The veil that has been drawn over the slaughter inflicted by Anzac soldiers caused pain as recently as the ’70s, when Vietnam veterans found themselves ostracised. “Who’s the only person everyone knows from Gallipoli?” asks Ms Hull. “Simpson and his donkey. People back home wanted to think of their men as brave, but didn’t want to think of them bayoneting people, which is what Australian soldiers were very, very good at. So the image we have is of merciful mateship, the brave man who saved people, not of blood lust and fierce hand-to-hand combat … The Vietnam vets were greeted with, `Oh, how dare you! You burnt children!’ What did they think Australians did in war?” Patsy Adam-Smith, author of `The Anzacs’, holds a view that is more traditional but which she came to only after reflection. She says she used to be a relative unbeliever in elements of the Anzac myth: “When people spoke about `mateship’, I didn’t really know what that was. Not until I began my research.” Now, she firmly believes in the heroic aspects of the venture and the importance of acknowledging them. “We should be teaching children about heroism … There are people who give their lives for others in warfare.” She has no doubt that Gallipoli was the birth of the nation, and that a unique sense of mateship did develop among Anzac troops. “I have seen photographs of men with their arms around each other, almost resting in weariness, in utter trust … Australians did look after each other in adversity.”
Dr Sandy Yule, the co-founder of the Victorian Philosophy for Children Association and a lecturer in Melbourne University’s Institute of Education, has mixed feelings about what he sees as traditional teachings about war: that every so often war is inevitable, that it is forced upon us by aggressors, that it is heroic to defend ourselves and that this is the basis of our freedom and democracy.

Dr Yule believes fallen soldiers should be honored: “People get into difficult situations where moral choices are hard to make, and young people should respect the moral choices their elders make even where they don’t agree with them. The actual sacrifice of the hundreds who went and died in Vietnam, for example, should be respected just in human terms.”
He also sees value in the role of history as moral exemplar: “One of the potential problems in the more laissez-faire notion of community we have today is that we have less idealism, less willingness to sacrifice, and a lack of care for the greater good of the community. I think we are weak at building those values for ourselves in the next generation, yet they have played a powerful part in bringing Australia to where it is now.”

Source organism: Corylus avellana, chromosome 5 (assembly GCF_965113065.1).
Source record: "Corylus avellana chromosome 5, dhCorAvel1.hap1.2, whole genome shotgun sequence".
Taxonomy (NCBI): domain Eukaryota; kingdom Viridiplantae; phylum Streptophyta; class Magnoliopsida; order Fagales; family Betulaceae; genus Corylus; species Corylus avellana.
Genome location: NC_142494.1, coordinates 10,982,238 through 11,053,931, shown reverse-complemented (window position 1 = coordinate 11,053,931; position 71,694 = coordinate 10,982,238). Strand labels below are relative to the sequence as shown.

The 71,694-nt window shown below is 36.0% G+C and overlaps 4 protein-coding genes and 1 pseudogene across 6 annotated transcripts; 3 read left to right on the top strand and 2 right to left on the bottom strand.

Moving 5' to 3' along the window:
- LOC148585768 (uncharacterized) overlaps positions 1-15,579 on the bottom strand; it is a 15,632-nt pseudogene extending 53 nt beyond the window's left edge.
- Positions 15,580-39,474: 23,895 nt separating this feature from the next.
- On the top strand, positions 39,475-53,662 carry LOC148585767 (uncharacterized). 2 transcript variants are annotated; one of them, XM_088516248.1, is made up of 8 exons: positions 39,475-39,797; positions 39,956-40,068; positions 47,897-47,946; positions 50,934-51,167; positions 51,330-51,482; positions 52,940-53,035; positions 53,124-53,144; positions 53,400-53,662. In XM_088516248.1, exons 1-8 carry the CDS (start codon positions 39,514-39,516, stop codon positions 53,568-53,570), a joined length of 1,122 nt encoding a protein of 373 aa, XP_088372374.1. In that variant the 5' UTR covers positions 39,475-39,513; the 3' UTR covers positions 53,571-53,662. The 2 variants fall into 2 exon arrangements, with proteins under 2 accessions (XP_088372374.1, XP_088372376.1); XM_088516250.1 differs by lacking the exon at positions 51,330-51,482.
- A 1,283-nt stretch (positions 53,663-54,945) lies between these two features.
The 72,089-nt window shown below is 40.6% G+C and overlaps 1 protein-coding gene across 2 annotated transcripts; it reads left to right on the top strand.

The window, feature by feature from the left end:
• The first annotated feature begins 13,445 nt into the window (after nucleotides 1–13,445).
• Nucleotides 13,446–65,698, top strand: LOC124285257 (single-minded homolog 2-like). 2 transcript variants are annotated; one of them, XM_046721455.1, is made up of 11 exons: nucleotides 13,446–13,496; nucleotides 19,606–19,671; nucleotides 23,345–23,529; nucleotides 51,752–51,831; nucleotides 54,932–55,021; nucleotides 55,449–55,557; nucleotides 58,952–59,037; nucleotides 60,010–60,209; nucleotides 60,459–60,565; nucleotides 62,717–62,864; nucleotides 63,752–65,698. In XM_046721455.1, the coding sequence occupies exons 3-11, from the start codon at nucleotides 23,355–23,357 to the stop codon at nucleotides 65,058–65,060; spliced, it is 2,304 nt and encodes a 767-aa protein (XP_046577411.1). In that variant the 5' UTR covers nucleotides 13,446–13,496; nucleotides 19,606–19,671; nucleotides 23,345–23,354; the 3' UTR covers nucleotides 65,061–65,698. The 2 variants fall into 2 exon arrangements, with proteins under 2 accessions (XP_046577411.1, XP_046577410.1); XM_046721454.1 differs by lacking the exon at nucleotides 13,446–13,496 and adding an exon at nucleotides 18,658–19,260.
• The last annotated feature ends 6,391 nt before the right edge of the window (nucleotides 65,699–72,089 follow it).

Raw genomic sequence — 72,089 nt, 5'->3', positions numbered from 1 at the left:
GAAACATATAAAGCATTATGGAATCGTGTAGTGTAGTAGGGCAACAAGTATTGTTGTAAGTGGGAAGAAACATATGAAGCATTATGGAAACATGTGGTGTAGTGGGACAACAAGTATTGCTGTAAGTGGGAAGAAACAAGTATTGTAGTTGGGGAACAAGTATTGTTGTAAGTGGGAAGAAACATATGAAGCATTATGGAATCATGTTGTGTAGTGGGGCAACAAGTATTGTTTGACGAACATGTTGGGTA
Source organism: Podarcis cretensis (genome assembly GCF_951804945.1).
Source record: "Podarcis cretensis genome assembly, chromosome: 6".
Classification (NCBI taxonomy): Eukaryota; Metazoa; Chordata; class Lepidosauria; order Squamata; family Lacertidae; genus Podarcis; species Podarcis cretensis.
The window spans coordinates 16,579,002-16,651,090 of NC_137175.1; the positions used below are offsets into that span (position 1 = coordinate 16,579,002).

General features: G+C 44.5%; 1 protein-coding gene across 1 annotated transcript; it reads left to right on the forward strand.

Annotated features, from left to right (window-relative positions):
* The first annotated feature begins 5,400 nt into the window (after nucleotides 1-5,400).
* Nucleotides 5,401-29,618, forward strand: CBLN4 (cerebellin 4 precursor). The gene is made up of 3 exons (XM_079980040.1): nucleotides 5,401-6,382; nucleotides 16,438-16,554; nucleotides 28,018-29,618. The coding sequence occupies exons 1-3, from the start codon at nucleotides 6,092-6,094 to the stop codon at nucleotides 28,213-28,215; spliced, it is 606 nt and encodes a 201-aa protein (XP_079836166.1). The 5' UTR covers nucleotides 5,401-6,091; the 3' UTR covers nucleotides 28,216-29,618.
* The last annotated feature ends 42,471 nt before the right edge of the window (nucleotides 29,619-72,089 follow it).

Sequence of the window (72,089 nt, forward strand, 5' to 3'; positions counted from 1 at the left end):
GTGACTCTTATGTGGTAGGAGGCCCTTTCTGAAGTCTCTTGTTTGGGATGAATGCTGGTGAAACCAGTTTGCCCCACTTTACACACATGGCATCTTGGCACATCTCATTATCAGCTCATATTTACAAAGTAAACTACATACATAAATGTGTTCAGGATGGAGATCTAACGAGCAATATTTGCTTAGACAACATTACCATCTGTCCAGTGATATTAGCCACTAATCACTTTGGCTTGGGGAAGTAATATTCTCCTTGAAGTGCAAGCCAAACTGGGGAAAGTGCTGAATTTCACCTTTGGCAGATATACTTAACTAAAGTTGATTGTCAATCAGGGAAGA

But he has little sympathy for the traditional notion of “My country, right or wrong” and says that when we build our own history, we should encourage an openness to the views and experiences of other nations, and try to develop a growing awareness
of world citizenship.

What of horror? How should young people learn about what the atom bomb did to the civilians of Hiroshima, of Jews and the Final Solution? If they are not to be overwhelmed, Dr Yule says, they should be introduced to war through the notion of peace, by someone who has already resolved his or her own attitude to these issues.

“Traditionally, we have introduced people to peace by telling them about war; peace is what happens when you stop the war. But you can tell a lot of stories about conflict and crisis and how it was resolved, and treat war as the story that needs to be told when peaceful methods failed.” Children’s fear, he believes, come more from a lack of context in which to place war, and sometimes from a sense that the adult talking to them is not being frank. “Horror and evil can be named appropriately; if you don’t do that, it comes across as
a dark shadow lurking behind what you are saying.

“We need to start and finish by talking about the coping strategies we have … about missed opportunities for peace. The important thing is to preserve a sense of human viability, to leave them with the knowledge that we do have choices about such situations, that there is some possibility of control.” By the end of their lifetime, today’s young will know whether this became the next big lie.

YEAR 6: How hard it was to be a soldier.